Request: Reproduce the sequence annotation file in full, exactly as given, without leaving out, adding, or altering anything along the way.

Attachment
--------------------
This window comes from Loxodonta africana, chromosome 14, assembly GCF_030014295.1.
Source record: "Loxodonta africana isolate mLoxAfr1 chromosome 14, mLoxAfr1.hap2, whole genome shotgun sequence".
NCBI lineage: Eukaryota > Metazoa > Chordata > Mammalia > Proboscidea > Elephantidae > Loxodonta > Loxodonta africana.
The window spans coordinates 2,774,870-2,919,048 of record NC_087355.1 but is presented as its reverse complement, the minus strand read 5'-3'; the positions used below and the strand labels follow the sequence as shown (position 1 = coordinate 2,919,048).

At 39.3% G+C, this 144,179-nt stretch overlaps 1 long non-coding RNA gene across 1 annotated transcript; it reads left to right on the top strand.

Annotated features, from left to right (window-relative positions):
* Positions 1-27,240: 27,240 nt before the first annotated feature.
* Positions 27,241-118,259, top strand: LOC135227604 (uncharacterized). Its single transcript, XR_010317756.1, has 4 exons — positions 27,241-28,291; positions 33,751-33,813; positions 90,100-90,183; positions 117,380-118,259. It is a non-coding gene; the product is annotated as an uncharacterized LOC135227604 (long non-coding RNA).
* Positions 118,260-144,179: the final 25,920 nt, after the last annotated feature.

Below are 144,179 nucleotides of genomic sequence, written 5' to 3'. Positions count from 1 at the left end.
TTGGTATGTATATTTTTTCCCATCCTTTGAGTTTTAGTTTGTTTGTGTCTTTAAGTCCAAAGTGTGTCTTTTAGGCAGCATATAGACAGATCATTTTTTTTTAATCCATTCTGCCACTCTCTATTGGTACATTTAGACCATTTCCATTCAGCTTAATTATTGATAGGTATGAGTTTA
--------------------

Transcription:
This window comes from Loxodonta africana, chromosome 14, assembly GCF_030014295.1.
Source record: "Loxodonta africana isolate mLoxAfr1 chromosome 14, mLoxAfr1.hap2, whole genome shotgun sequence".
NCBI lineage: Eukaryota > Metazoa > Chordata > Mammalia > Proboscidea > Elephantidae > Loxodonta > Loxodonta africana.
The window spans coordinates 2,774,870-2,919,048 of record NC_087355.1 but is presented as its reverse complement, the minus strand read 5'-3'; the positions used below and the strand labels follow the sequence as shown (position 1 = coordinate 2,919,048).

At 39.3% G+C, this 144,179-nt stretch overlaps 1 long non-coding RNA gene across 1 annotated transcript; it reads left to right on the top strand.

Annotated features, from left to right (window-relative positions):
* Positions 1-27,240: 27,240 nt before the first annotated feature.
* Positions 27,241-118,259, top strand: LOC135227604 (uncharacterized). Its single transcript, XR_010317756.1, has 4 exons — positions 27,241-28,291; positions 33,751-33,813; positions 90,100-90,183; positions 117,380-118,259. It is a non-coding gene; the product is annotated as an uncharacterized LOC135227604 (long non-coding RNA).
* Positions 118,260-144,179: the final 25,920 nt, after the last annotated feature.

Below are 144,179 nucleotides of genomic sequence, written 5' to 3'. Positions count from 1 at the left end.
TTGGTATGTATATTTTTTCCCATCCTTTGAGTTTTAGTTTGTTTGTGTCTTTAAGTCCAAAGTGTGTCTTTTAGGCAGCATATAGACAGATCATTTTTTTTTAATCCATTCTGCCACTCTCTATTGGTACATTTAGACCATTTCCATTCAGCTTAATTATTGATAGGTATGAGTTTA